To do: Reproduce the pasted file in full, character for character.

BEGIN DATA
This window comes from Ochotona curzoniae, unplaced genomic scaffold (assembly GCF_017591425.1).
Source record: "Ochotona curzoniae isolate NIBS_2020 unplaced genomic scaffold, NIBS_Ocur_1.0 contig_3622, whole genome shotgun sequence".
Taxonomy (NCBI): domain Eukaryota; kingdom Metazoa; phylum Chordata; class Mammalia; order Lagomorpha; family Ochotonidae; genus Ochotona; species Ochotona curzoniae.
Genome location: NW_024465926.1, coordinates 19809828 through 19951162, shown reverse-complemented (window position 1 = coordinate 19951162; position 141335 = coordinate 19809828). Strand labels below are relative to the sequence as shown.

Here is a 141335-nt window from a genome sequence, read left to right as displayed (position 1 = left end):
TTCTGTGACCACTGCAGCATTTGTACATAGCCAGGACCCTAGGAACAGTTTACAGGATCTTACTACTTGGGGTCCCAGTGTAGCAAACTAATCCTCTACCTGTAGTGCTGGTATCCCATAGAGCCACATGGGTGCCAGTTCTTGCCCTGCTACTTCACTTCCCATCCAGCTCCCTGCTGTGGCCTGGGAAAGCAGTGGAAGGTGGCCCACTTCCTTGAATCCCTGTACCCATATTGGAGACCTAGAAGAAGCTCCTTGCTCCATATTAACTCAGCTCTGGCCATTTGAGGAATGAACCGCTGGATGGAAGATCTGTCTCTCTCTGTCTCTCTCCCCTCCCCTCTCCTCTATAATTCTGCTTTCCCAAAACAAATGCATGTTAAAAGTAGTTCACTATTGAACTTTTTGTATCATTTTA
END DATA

This window comes from Ochotona curzoniae, unplaced genomic scaffold (assembly GCF_017591425.1).
Source record: "Ochotona curzoniae isolate NIBS_2020 unplaced genomic scaffold, NIBS_Ocur_1.0 contig_3622, whole genome shotgun sequence".
Taxonomy (NCBI): domain Eukaryota; kingdom Metazoa; phylum Chordata; class Mammalia; order Lagomorpha; family Ochotonidae; genus Ochotona; species Ochotona curzoniae.
Genome location: NW_024465926.1, coordinates 19809828 through 19951162, shown reverse-complemented (window position 1 = coordinate 19951162; position 141335 = coordinate 19809828). Strand labels below are relative to the sequence as shown.

Here is a 141335-nt window from a genome sequence, read left to right as displayed (position 1 = left end):
TTCTGTGACCACTGCAGCATTTGTACATAGCCAGGACCCTAGGAACAGTTTACAGGATCTTACTACTTGGGGTCCCAGTGTAGCAAACTAATCCTCTACCTGTAGTGCTGGTATCCCATAGAGCCACATGGGTGCCAGTTCTTGCCCTGCTACTTCACTTCCCATCCAGCTCCCTGCTGTGGCCTGGGAAAGCAGTGGAAGGTGGCCCACTTCCTTGAATCCCTGTACCCATATTGGAGACCTAGAAGAAGCTCCTTGCTCCATATTAACTCAGCTCTGGCCATTTGAGGAATGAACCGCTGGATGGAAGATCTGTCTCTCTCTGTCTCTCTCCCCTCCCCTCTCCTCTATAATTCTGCTTTCCCAAAACAAATGCATGTTAAAAGTAGTTCACTATTGAACTTTTTGTATCATTTTA